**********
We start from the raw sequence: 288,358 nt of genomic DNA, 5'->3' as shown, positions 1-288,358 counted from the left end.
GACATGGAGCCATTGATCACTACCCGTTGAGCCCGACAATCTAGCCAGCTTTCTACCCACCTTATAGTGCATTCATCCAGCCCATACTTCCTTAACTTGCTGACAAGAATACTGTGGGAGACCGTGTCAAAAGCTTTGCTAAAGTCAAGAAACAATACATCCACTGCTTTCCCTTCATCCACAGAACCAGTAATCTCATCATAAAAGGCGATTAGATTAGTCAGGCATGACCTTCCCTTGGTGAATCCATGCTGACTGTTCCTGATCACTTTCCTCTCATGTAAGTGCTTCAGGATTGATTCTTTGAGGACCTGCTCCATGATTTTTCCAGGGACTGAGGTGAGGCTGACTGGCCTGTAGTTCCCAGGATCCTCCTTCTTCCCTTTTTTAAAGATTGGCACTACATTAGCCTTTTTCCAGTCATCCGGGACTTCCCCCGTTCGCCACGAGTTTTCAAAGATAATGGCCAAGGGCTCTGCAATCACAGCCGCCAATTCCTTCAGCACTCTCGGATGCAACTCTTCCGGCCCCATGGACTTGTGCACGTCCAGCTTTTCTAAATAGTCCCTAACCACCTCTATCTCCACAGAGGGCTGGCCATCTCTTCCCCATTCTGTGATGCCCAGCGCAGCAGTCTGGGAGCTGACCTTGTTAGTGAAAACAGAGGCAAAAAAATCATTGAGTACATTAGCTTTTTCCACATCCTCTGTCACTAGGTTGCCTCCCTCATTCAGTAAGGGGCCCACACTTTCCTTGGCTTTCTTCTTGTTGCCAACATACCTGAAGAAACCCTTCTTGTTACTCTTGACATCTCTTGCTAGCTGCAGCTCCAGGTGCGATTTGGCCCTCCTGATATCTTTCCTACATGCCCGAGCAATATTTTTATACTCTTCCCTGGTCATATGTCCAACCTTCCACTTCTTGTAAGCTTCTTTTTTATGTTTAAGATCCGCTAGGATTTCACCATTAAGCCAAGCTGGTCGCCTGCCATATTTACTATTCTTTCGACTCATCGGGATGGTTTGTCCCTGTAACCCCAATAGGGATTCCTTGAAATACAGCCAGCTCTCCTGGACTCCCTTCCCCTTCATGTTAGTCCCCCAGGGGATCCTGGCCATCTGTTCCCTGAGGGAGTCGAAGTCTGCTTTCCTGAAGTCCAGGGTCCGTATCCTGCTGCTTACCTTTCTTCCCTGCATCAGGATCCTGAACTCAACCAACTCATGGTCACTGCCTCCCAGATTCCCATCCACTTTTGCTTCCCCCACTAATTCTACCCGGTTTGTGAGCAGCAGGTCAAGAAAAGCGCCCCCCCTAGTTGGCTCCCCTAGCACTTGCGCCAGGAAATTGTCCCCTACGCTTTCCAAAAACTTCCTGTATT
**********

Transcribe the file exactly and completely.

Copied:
We start from the raw sequence: 288,358 nt of genomic DNA, 5'->3' as shown, positions 1-288,358 counted from the left end.
GACATGGAGCCATTGATCACTACCCGTTGAGCCCGACAATCTAGCCAGCTTTCTACCCACCTTATAGTGCATTCATCCAGCCCATACTTCCTTAACTTGCTGACAAGAATACTGTGGGAGACCGTGTCAAAAGCTTTGCTAAAGTCAAGAAACAATACATCCACTGCTTTCCCTTCATCCACAGAACCAGTAATCTCATCATAAAAGGCGATTAGATTAGTCAGGCATGACCTTCCCTTGGTGAATCCATGCTGACTGTTCCTGATCACTTTCCTCTCATGTAAGTGCTTCAGGATTGATTCTTTGAGGACCTGCTCCATGATTTTTCCAGGGACTGAGGTGAGGCTGACTGGCCTGTAGTTCCCAGGATCCTCCTTCTTCCCTTTTTTAAAGATTGGCACTACATTAGCCTTTTTCCAGTCATCCGGGACTTCCCCCGTTCGCCACGAGTTTTCAAAGATAATGGCCAAGGGCTCTGCAATCACAGCCGCCAATTCCTTCAGCACTCTCGGATGCAACTCTTCCGGCCCCATGGACTTGTGCACGTCCAGCTTTTCTAAATAGTCCCTAACCACCTCTATCTCCACAGAGGGCTGGCCATCTCTTCCCCATTCTGTGATGCCCAGCGCAGCAGTCTGGGAGCTGACCTTGTTAGTGAAAACAGAGGCAAAAAAATCATTGAGTACATTAGCTTTTTCCACATCCTCTGTCACTAGGTTGCCTCCCTCATTCAGTAAGGGGCCCACACTTTCCTTGGCTTTCTTCTTGTTGCCAACATACCTGAAGAAACCCTTCTTGTTACTCTTGACATCTCTTGCTAGCTGCAGCTCCAGGTGCGATTTGGCCCTCCTGATATCTTTCCTACATGCCCGAGCAATATTTTTATACTCTTCCCTGGTCATATGTCCAACCTTCCACTTCTTGTAAGCTTCTTTTTTATGTTTAAGATCCGCTAGGATTTCACCATTAAGCCAAGCTGGTCGCCTGCCATATTTACTATTCTTTCGACTCATCGGGATGGTTTGTCCCTGTAACCCCAATAGGGATTCCTTGAAATACAGCCAGCTCTCCTGGACTCCCTTCCCCTTCATGTTAGTCCCCCAGGGGATCCTGGCCATCTGTTCCCTGAGGGAGTCGAAGTCTGCTTTCCTGAAGTCCAGGGTCCGTATCCTGCTGCTTACCTTTCTTCCCTGCATCAGGATCCTGAACTCAACCAACTCATGGTCACTGCCTCCCAGATTCCCATCCACTTTTGCTTCCCCCACTAATTCTACCCGGTTTGTGAGCAGCAGGTCAAGAAAAGCGCCCCCCCTAGTTGGCTCCCCTAGCACTTGCGCCAGGAAATTGTCCCCTACGCTTTCCAAAAACTTCCTGTATT